Who are the women on the world thinkers list?by Jessica Abrahams / April 24, 2013 / Leave a comment
What is interesting about the women on Prospect’s list of top world thinkers is not just that they have frogleaped their way onto a line-up still dominated by men (the proportion of women on the list has doubled since our last poll in 2008), but also the fields in which they’ve made that jump. Of the 15 female thinkers selected, well over half are known for their work in business, economics or politics—traditionally “male” arenas. Almost a third are economists—a higher proportion than the overall list.
With the eurozone crisis still rumbling on, Christine Lagarde is perhaps the most publicly visible of these. Following her appointment as head of the International Monetary Fund in 2011 she has been heavily involved in negotiating bailout packages for eurozone countries, most recently in Cyprus. Though forceful in her demands for bold and decisive action she has made it clear that austerity programmes should be slowed if growth fails to materialise and called for Greece to have extra time to meet its budget targets. The former lawyer and French finance minister has been outspoken about the urgent need for reform of the financial sector following the crisis, blaming it partly on a testosterone-fuelled banking culture. Lagarde is hugely respected—according to one former IMF chief economist, “at finance meetings all over the world she is treated practically like a rock star.” And Time magazine’s Vivienne Walt asked last month: “If Christine Lagarde can’t save Europe, who can?”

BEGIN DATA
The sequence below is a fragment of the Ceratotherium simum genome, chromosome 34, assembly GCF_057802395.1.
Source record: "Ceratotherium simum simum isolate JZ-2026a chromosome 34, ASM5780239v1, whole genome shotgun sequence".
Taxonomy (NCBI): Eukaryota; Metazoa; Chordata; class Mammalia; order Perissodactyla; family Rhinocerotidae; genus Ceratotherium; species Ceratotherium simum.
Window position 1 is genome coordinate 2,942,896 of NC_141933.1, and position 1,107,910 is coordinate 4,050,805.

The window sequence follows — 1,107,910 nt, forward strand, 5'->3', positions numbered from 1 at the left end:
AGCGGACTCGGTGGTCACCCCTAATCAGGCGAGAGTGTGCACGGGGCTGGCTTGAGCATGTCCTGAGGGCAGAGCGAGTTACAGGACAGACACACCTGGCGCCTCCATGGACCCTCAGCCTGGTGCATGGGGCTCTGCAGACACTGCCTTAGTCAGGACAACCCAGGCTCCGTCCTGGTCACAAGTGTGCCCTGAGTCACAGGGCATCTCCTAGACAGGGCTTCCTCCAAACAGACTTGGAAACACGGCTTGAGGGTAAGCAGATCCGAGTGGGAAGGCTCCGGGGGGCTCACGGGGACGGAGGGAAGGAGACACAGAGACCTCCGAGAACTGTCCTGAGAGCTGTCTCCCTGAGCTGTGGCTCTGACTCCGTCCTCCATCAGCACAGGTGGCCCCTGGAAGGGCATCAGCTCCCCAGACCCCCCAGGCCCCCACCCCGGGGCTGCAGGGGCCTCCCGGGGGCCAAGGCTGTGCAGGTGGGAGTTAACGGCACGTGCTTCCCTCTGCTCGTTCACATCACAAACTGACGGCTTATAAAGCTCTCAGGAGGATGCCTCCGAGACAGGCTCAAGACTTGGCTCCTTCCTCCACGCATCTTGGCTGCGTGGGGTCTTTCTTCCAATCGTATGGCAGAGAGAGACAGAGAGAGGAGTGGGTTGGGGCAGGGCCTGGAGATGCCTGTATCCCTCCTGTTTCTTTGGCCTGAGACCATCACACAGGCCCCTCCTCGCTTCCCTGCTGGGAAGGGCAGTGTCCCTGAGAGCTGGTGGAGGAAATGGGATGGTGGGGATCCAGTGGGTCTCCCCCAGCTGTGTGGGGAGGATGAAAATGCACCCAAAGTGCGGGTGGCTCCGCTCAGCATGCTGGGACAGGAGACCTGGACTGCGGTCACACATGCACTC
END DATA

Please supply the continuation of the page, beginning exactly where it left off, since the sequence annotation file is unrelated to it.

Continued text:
She was joined on Prospect’s list by fellow French economist Esther Duflo, who has also been dubbed an economic “rock star” by enthusiastic colleagues. But away from the economies of the eurozone Duflo specialises in those of the developing world. A professor of poverty alleviation and development economics at MIT, she is known for her hands-on approach. As the debate over the effectiveness of aid became stagnated, Duflo marched out into the field to settle the matter by experimentation—specifically, by conducting randomised control trials. In Hyderabad, for example, she (along with colleague Abhijit Banerjee) set up microloan programmes for half the city, left the other half untouched, and waited to see what the impact was (positive, but not revolutionary, they concluded.) She argues that poverty is really not understood and…